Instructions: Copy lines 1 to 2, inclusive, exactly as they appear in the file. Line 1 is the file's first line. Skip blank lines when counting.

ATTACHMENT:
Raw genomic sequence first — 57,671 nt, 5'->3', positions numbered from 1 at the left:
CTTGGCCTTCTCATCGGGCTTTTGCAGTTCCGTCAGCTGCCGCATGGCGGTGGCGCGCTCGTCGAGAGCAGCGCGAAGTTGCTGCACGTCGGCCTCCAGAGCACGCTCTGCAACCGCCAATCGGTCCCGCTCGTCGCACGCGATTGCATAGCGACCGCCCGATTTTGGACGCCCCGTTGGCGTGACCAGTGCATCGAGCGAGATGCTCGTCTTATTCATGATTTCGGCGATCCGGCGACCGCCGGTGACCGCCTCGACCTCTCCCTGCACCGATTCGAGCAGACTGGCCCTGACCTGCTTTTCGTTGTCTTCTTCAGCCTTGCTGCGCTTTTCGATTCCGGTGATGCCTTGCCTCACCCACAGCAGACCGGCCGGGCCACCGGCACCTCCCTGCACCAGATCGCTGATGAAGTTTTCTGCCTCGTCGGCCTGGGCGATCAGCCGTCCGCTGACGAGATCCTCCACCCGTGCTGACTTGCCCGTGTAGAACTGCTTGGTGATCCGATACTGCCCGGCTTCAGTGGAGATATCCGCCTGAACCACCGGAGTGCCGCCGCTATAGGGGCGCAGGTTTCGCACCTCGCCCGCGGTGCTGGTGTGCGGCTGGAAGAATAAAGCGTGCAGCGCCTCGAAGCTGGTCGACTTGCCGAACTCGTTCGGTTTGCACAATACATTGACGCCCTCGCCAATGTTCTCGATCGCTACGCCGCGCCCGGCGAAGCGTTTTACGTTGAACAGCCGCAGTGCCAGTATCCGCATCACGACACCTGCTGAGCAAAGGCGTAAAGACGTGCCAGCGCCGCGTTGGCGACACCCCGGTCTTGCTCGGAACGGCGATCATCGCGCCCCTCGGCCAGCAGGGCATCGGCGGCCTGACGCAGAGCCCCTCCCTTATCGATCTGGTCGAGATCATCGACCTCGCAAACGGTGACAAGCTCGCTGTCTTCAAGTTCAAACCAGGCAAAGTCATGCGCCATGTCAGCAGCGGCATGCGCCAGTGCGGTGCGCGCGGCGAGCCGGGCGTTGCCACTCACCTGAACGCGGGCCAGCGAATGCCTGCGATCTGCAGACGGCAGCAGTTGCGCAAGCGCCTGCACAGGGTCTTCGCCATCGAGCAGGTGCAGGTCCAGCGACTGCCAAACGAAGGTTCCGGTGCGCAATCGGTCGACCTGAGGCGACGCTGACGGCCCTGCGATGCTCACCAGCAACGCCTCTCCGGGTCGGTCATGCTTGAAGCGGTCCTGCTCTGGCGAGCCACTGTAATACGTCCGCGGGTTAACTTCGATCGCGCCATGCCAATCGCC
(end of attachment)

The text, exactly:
Raw genomic sequence first — 57,671 nt, 5'->3', positions numbered from 1 at the left:
CTTGGCCTTCTCATCGGGCTTTTGCAGTTCCGTCAGCTGCCGCATGGCGGTGGCGCGCTCGTCGAGAGCAGCGCGAAGTTGCTGCACGTCGGCCTCCAGAGCACGCTCTGCAACCGCCAATCGGTCCCGCTCGTCGCACGCGATTGCATAGCGACCGCCCGATTTTGGACGCCCCGTTGGCGTGACCAGTGCATCGAGCGAGATGCTCGTCTTATTCATGATTTCGGCGATCCGGCGACCGCCGGTGACCGCCTCGACCTCTCCCTGCACCGATTCGAGCAGACTGGCCCTGACCTGCTTTTCGTTGTCTTCTTCAGCCTTGCTGCGCTTTTCGATTCCGGTGATGCCTTGCCTCACCCACAGCAGACCGGCCGGGCCACCGGCACCTCCCTGCACCAGATCGCTGATGAAGTTTTCTGCCTCGTCGGCCTGGGCGATCAGCCGTCCGCTGACGAGATCCTCCACCCGTGCTGACTTGCCCGTGTAGAACTGCTTGGTGATCCGATACTGCCCGGCTTCAGTGGAGATATCCGCCTGAACCACCGGAGTGCCGCCGCTATAGGGGCGCAGGTTTCGCACCTCGCCCGCGGTGCTGGTGTGCGGCTGGAAGAATAAAGCGTGCAGCGCCTCGAAGCTGGTCGACTTGCCGAACTCGTTCGGTTTGCACAATACATTGACGCCCTCGCCAATGTTCTCGATCGCTACGCCGCGCCCGGCGAAGCGTTTTACGTTGAACAGCCGCAGTGCCAGTATCCGCATCACGACACCTGCTGAGCAAAGGCGTAAAGACGTGCCAGCGCCGCGTTGGCGACACCCCGGTCTTGCTCGGAACGGCGATCATCGCGCCCCTCGGCCAGCAGGGCATCGGCGGCCTGACGCAGAGCCCCTCCCTTATCGATCTGGTCGAGATCATCGACCTCGCAAACGGTGACAAGCTCGCTGTCTTCAAGTTCAAACCAGGCAAAGTCATGCGCCATGTCAGCAGCGGCATGCGCCAGTGCGGTGCGCGCGGCGAGCCGGGCGTTGCCACTCACCTGAACGCGGGCCAGCGAATGCCTGCGATCTGCAGACGGCAGCAGTTGCGCAAGCGCCTGCACAGGGTCTTCGCCATCGAGCAGGTGCAGGTCCAGCGACTGCCAAACGAAGGTTCCGGTGCGCAATCGGTCGACCTGAGGCGACGCTGACGGCCCTGCGATGCTCACCAGCAACGCCTCTCCGGGTCGGTCATGCTTGAAGCGGTCCTGCTCTGGCGAGCCACTGTAATACGTCCGCGGGTTAACTTCGATCGCGCCATGCCAATCGCC